Long Beach resident tells story of facing down cancer at Mount Sinai hospital


In an effort to raise awareness of colorectal cancer and underscore the importance of early detection, Mount Sinai South Nassau hospital in Oceanside hosted a seminar on March 6, featuring medical experts and a survivor.

The event provided valuable insights into the significance of regular screenings and featured a tour through a 10-foot-high inflatable, interactive colon to raise awareness of colorectal cancer. Doctors were able to walk through the colon, which depicted different stages of the intestine’s lining.

Dr. Frank Gress, the hospital’s chief of the division of gastroenterology and hepatology, and Dr. Dean Pappas, its chief of colon and rectal surgery, delivered insightful presentations emphasizing the critical role of screenings in detecting this type of cancer. According to the National Library of Medicine women have a higher age-adjusted 5-year relative survival rate of about 65 percent compared to about 62 percent for men. According to the CDC, colorectal cancer is the fourth most common cancer in men and women in the United States.

“Unfortunately, we’re finding colon cancer in younger and younger people,” Pappas said. “We don’t know why, and there are different theories as to why, but we’re seeing patients in their 30s and 40s with rectal cancer. That’s why we’re trying to hammer home the point that if you see any blood in your stool, don’t just assume it’s x, y, or z. Come in and get checked out.”

The doctors stressed that while the recommended age for screenings has traditionally been 50, recent trends indicate a rise in cases among younger individuals, prompting a shift towards earlier screening protocols. Gress highlighted common symptoms such as lower abdominal pain, changes in bowel habits, rectal bleeding and unexplained weight loss, urging those who attended the seminar not to ignore these warning signs.

During the session, participants posed several questions, including how frequently an individual should be screened, the accuracy of different screening methods, and the role of lifestyle factors in preventing colorectal cancer.

Dr. Pappas addressed concerns about the discomfort associated with colonoscopies, emphasizing the importance of patient education and the availability of less invasive options such as the Cologuard test. A cologuard is a screening test for colon and rectal cancer. After you collect your stool sample, the collection kit will be delivered to a lab to test the sample. Gress shot down common myths and encouraged individuals to prioritize their health by overcoming apprehensions about screenings.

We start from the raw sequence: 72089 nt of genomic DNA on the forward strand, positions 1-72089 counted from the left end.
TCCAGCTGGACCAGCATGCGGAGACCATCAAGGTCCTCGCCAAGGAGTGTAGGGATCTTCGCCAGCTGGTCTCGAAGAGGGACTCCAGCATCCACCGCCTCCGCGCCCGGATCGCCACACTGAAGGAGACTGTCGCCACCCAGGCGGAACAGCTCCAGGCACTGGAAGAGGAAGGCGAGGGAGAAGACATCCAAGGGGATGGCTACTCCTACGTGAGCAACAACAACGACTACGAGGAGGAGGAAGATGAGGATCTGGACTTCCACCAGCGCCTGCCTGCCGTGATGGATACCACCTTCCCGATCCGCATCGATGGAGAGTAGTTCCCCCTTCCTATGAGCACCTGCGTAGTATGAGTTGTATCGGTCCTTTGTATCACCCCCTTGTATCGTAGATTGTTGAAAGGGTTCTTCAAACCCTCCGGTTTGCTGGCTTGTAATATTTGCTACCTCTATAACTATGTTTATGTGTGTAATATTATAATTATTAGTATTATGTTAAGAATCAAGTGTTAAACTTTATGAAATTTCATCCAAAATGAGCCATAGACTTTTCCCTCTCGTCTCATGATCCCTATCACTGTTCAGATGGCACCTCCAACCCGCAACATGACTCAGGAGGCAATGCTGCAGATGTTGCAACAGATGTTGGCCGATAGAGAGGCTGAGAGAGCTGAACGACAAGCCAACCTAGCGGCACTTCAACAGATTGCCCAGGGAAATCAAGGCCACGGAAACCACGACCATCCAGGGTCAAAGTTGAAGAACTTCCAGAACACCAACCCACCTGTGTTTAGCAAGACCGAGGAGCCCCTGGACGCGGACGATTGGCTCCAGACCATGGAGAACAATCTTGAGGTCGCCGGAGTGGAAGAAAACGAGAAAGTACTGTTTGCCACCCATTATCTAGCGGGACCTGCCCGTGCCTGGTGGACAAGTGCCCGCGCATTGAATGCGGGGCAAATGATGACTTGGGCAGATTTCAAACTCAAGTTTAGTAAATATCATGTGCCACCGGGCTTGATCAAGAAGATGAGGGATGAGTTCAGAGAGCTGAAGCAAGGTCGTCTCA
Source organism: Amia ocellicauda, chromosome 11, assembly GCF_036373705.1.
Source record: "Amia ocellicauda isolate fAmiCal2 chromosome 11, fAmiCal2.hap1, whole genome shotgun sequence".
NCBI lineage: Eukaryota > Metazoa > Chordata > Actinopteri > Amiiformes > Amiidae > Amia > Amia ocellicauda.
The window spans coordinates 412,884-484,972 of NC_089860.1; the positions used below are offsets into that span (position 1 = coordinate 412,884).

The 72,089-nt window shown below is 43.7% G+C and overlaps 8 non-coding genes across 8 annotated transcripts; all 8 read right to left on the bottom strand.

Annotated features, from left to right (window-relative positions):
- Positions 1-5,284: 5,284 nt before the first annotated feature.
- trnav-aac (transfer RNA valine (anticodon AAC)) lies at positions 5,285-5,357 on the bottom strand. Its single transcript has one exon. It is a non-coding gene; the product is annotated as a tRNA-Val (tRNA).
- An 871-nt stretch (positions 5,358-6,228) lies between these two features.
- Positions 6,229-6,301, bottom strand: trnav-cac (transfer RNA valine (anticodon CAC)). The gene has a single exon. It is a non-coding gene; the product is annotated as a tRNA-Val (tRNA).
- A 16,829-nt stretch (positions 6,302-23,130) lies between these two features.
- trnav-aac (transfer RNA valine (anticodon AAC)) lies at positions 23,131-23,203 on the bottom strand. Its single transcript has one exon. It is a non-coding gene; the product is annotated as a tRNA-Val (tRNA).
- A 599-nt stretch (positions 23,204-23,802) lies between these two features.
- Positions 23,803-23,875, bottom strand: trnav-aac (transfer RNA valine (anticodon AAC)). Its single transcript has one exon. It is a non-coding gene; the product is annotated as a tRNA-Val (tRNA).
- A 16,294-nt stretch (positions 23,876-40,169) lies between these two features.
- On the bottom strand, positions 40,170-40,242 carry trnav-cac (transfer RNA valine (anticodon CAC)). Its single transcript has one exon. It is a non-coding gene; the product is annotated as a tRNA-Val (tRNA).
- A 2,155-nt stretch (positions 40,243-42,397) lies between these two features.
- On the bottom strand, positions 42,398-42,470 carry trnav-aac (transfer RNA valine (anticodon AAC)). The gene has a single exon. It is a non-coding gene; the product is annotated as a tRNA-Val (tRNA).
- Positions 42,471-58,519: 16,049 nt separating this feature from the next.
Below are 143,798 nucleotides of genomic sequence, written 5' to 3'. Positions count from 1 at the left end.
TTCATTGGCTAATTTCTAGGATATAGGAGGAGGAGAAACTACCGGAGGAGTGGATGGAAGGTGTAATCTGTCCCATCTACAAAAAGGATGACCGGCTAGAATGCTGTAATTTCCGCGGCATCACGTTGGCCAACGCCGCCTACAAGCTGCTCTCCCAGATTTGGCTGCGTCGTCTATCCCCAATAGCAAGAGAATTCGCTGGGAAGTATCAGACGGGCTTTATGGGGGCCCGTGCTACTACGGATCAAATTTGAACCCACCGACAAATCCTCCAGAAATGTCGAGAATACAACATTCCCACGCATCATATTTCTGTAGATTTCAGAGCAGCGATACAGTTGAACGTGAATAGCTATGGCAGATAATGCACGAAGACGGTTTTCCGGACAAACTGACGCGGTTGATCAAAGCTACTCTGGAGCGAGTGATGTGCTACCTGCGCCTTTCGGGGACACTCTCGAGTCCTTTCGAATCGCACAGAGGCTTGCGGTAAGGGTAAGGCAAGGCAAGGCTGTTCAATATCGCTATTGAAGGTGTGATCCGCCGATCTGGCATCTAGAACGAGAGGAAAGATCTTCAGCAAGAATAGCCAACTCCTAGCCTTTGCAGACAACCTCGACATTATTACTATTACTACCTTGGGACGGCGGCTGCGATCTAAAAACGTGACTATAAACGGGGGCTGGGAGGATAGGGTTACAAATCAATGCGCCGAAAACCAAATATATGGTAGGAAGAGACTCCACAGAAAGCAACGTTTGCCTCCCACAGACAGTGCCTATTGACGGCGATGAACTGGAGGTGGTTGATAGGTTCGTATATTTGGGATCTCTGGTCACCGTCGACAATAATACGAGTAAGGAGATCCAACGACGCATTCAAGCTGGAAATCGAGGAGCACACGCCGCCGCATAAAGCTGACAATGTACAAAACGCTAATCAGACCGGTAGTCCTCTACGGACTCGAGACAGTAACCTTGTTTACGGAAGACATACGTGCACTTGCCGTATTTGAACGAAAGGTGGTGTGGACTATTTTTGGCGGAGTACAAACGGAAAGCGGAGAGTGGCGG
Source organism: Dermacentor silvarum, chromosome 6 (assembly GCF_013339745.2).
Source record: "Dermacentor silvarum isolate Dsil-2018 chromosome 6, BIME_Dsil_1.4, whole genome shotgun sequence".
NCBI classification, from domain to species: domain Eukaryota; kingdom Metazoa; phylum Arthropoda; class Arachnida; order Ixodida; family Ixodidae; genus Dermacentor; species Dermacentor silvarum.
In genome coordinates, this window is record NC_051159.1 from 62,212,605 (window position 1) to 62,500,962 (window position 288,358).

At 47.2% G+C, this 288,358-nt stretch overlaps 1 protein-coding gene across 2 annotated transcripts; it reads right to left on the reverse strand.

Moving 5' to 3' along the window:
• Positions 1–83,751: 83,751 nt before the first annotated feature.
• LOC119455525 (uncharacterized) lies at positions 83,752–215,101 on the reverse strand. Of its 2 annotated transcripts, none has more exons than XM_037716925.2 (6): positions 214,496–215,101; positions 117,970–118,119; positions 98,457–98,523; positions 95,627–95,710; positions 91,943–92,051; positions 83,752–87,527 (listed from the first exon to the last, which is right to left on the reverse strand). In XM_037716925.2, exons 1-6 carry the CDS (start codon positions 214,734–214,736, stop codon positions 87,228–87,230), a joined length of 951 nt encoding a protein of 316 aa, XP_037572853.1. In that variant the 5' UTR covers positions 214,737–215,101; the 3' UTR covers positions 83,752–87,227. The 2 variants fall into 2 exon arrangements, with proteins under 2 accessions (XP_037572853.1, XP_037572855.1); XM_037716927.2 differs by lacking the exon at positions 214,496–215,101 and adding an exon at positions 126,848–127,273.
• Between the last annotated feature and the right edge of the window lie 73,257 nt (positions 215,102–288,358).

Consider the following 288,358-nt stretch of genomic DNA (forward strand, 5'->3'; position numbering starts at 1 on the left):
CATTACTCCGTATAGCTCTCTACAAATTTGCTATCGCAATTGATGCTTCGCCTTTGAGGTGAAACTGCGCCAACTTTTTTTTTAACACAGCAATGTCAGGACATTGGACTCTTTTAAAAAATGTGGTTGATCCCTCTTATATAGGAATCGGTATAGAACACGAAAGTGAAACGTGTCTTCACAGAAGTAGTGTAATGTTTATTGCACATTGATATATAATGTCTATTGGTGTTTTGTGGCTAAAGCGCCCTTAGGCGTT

“I think it’s about education,” Gress said. “The education piece is really important. We explain exactly what the procedure is. What’s involved with it? Patients tend to hear things about colonoscopies from their friends, or they read something and they get a horror story in some cases, but, who knows whether that is magnified, or what the bottom line is people get scared. The goal really for us as physicians is to educate, to explain the options, and to recommend what we think is the right thing and the best thing to do.”

Long Beach resident Miranda Steiger, 57, a survivor of stage II colon cancer, shared her story, offering a firsthand account of her diagnosis, treatment and recovery. Steiger was 54 when she had her first colonoscopy and discovered her cancer. She has been cancer-free for the past few years. She recounted undergoing a routine colonoscopy, which led to the detection of cancerous lesions. Despite initial fears, Steiger underwent chemotherapy, radiation and surgery, ultimately emerging victorious in her battle against the disease.

“It was not what you think when we think of radiation and chemotherapy,” she said. “I was able to continue to work and do my life. There are some side effects and mine was in the summer when I had cold sensitivity. But it’s very short-lived. I had my own room in the hospital. I was well looked-after, and then they sent you home.”

Both Dr. Gress and Dr. Pappas emphasized the accessibility of various screening methods, including colonoscopies, Cologuard tests and virtual colonoscopies, catering to individual preferences and medical needs. Dr. Pappas emphasized the need for patient advocacy and encouraged those in attendance to seek guidance from trusted sources rather than relying on Internet searches.

“The greatest place to be is the recovery room in an endoscopy center,” Pappas said. “Everyone is happy. The education component is so critical that patients come in. They think they’re going to have this invasive procedure, and it turns out it’s a quick procedure, and you need it every 10 years and you won’t get colon cancer. If they don’t want to deal with it, then we get into the Cologuard, or there are other types of tests, much less effective, but at least it’s better than nothing.”

The event underscored the hospital’s commitment to promoting community wellness and fighting colorectal cancer by empowering individuals with knowledge and encouraging proactive healthcare practices.

“Ask somebody who’s been through it,” Steiger said. “Once I was diagnosed, I never Googled anything because I knew it was gonna send me to fear and inaccurate information. Just ask somebody you know who’s been through it, and they’ll tell you. You’ll feel better about yourself when it’s over.”